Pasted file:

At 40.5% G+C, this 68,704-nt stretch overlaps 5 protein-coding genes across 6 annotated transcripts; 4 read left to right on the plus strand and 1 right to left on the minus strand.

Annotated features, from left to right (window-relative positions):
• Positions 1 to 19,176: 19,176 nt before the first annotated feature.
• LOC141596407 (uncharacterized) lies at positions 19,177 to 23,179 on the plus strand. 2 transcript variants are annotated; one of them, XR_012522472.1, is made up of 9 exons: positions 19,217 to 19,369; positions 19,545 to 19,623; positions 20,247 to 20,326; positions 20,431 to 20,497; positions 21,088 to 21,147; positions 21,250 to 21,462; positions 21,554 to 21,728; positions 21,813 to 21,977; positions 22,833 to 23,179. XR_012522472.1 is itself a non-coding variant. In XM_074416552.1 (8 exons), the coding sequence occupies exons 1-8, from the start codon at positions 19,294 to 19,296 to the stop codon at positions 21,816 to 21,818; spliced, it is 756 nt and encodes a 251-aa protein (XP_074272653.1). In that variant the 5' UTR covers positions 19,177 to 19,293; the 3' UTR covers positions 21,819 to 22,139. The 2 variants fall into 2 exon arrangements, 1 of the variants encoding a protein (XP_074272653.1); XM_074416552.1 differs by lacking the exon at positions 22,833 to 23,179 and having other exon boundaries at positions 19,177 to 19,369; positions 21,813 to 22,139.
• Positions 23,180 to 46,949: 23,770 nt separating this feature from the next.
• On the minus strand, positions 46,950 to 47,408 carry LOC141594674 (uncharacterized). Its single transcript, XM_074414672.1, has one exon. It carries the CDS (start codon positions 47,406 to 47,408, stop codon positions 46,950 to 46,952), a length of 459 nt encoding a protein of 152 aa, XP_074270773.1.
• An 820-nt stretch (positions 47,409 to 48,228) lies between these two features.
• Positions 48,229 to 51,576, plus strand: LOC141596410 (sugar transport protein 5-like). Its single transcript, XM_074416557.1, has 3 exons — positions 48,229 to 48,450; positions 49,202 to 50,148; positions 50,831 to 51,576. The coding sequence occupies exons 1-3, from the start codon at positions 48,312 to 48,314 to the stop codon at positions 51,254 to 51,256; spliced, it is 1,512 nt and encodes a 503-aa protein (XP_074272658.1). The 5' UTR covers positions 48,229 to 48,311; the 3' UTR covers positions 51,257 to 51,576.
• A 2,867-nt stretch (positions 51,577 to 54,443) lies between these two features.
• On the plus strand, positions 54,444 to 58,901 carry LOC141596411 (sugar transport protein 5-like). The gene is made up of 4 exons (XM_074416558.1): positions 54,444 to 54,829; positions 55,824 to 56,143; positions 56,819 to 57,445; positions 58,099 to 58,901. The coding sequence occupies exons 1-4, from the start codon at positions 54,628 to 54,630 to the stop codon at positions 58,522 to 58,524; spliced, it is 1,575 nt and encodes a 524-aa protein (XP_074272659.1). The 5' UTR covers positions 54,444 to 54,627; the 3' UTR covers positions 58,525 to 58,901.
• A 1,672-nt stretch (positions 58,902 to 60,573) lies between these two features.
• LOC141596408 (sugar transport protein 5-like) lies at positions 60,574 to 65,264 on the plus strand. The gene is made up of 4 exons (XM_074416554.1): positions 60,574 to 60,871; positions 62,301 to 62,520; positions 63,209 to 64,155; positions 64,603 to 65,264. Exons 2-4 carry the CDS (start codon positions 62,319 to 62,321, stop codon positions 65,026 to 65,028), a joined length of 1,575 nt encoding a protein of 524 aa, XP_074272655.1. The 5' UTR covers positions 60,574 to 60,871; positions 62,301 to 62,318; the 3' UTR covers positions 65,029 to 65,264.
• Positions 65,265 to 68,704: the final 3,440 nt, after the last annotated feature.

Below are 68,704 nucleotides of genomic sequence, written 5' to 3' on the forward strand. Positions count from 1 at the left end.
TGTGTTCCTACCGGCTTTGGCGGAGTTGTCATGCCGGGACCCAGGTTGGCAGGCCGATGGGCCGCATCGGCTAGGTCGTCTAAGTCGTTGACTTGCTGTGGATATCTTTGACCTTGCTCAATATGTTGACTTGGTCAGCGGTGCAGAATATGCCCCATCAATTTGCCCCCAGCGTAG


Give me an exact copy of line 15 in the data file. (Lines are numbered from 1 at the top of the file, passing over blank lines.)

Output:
TGTGTTCCTACCGGCTTTGGCGGAGTTGTCATGCCGGGACCCAGGTTGGCAGGCCGATGGGCCGCATCGGCTAGGTCGTCTAAGTCGTTGACTTGCTGTGGATATCTTTGACCTTGCTCAATATGTTGACTTGGTCAGCGGTGCAGAATATGCCCCATCAATTTGCCCCCAGCGTAG